So, this sermon is not designed or intended to convince you of the wrong of abortion. This trumpet blast is designed rather to call your consciences to witness that what you have no right to do, you cannot vote for another to do in your place. If you have no right to steal, you cannot vote for someone else to steal for you. If you have no right to kill, then neither can you rightly and conscientiously vote for another to protect such a so-called right.

But let us examine where the Democratic candidate for president stands on this issue. On his website, Sen. Obama writes concerning what he calls “reproductive choice,” as follows:

Obama has been a consistent champion of reproductive choice and will make preserving a women’s right to choose under Roe v. Wade a priority as president. Obama also supports expanded access to contraception, health information and preventive services to reduce unintended pregnancies.[5]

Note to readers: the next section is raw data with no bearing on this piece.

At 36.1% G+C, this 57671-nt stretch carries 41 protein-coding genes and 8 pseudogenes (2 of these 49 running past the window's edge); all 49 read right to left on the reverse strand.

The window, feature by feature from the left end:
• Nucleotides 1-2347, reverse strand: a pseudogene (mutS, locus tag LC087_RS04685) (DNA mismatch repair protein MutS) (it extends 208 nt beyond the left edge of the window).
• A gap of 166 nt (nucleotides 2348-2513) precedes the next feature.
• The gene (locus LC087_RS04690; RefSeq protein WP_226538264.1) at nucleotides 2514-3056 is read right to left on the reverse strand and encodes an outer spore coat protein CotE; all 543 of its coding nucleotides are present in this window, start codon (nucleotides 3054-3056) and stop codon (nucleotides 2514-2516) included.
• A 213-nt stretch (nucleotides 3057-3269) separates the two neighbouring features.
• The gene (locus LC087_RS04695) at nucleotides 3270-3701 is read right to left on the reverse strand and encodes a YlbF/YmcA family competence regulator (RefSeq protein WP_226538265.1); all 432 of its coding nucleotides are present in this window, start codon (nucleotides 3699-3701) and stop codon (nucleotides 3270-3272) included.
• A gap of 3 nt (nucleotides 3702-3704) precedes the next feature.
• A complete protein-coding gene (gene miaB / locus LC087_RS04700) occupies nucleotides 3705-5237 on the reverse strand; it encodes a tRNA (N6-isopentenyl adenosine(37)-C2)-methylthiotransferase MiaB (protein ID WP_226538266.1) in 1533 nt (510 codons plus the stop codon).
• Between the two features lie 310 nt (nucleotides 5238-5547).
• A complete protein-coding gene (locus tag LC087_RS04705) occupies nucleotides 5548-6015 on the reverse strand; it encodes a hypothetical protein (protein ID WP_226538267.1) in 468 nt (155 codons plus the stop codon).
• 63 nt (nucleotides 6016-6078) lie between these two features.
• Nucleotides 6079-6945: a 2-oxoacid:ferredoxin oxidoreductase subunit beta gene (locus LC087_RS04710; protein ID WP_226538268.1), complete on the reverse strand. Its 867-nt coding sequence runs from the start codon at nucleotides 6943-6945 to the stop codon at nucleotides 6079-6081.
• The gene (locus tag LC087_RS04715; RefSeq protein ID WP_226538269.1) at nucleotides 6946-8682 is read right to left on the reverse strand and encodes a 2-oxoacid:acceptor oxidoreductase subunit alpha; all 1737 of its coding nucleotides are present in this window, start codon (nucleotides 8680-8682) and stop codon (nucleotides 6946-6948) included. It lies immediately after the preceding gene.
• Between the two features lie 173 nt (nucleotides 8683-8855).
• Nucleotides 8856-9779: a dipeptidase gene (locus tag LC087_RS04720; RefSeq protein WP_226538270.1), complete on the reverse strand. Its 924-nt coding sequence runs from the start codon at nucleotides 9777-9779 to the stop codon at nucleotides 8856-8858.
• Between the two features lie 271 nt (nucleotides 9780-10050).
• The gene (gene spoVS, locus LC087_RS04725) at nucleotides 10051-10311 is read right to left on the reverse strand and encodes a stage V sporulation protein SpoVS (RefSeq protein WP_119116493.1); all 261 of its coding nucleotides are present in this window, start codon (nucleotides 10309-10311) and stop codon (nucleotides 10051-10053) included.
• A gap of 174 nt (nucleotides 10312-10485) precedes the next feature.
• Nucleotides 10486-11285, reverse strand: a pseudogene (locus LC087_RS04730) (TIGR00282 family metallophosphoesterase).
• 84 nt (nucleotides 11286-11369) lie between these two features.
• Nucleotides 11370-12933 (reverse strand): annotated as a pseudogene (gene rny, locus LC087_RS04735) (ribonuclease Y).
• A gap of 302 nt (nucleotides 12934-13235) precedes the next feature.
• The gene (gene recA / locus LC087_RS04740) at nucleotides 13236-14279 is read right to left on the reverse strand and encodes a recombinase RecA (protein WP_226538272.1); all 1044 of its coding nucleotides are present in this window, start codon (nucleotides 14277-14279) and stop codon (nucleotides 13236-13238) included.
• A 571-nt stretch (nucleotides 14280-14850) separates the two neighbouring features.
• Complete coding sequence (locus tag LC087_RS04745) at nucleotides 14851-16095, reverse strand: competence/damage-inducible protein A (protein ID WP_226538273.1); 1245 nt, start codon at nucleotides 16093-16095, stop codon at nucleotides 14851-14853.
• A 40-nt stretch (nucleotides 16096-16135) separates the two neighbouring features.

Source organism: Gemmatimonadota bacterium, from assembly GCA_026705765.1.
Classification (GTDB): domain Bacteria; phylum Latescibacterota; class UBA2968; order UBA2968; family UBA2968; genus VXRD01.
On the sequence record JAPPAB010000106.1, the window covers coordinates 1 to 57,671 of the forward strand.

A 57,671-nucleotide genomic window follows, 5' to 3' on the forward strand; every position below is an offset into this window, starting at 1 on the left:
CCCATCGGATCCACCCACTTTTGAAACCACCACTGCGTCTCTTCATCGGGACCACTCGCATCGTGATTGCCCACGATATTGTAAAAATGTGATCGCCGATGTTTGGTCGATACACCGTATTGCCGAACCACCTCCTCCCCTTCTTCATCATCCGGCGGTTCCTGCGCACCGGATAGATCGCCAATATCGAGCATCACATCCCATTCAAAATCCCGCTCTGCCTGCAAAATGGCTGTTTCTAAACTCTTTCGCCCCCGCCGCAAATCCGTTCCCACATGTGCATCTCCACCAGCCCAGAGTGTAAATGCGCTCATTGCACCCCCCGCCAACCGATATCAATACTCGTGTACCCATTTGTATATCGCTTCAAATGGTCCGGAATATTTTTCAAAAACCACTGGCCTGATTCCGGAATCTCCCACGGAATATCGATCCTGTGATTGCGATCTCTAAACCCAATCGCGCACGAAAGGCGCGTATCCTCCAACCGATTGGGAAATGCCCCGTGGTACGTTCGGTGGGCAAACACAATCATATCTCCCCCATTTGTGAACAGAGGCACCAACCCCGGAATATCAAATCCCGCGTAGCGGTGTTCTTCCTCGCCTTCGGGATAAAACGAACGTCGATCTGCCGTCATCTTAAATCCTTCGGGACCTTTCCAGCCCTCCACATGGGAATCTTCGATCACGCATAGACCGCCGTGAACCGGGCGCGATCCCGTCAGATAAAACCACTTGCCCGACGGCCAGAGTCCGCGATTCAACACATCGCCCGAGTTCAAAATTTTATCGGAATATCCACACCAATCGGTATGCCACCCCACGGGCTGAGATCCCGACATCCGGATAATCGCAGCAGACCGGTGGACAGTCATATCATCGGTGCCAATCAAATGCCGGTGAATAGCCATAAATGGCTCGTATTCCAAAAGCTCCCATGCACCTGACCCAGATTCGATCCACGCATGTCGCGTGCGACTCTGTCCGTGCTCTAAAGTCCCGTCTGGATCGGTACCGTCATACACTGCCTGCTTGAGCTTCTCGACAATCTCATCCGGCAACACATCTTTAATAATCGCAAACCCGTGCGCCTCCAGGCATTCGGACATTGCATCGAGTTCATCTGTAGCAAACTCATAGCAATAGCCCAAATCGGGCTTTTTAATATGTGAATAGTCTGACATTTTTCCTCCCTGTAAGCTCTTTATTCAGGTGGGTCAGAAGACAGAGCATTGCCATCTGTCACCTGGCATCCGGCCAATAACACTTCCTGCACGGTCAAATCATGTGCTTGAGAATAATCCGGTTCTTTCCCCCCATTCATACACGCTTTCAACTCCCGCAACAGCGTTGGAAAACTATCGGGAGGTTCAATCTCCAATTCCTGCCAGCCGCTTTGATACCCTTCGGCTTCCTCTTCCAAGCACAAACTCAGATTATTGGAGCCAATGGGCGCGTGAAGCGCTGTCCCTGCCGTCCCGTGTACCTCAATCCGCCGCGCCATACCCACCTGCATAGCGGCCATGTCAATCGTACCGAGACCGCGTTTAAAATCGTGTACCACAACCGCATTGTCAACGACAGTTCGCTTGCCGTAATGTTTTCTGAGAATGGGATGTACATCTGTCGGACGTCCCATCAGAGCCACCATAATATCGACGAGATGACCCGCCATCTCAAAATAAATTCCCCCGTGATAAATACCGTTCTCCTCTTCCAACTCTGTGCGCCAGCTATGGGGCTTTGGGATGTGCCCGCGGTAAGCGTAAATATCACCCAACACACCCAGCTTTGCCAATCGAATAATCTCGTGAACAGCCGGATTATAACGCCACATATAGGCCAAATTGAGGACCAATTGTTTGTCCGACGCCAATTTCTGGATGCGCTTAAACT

The National Abortion Rights Action League (NARAL) gave Sen. Obama the following scores: In 2005, he received a 100% score for voting with NARAL. In 2006, he received a 100% score for voting with NARAL, and in 2007, he received a 100% score for voting with NARAL. Interestingly, Obama as well as most Abortion advocates refers to the SCOTUS decision “Roe v. Wade” as “established federal law.” The truth, as we saw earlier this morning, is that the constitution states that 100% of all legislative power shall be vested in the congress. The SCOTUS cannot make federal law because it is prohibited by the US Constitution from doing so.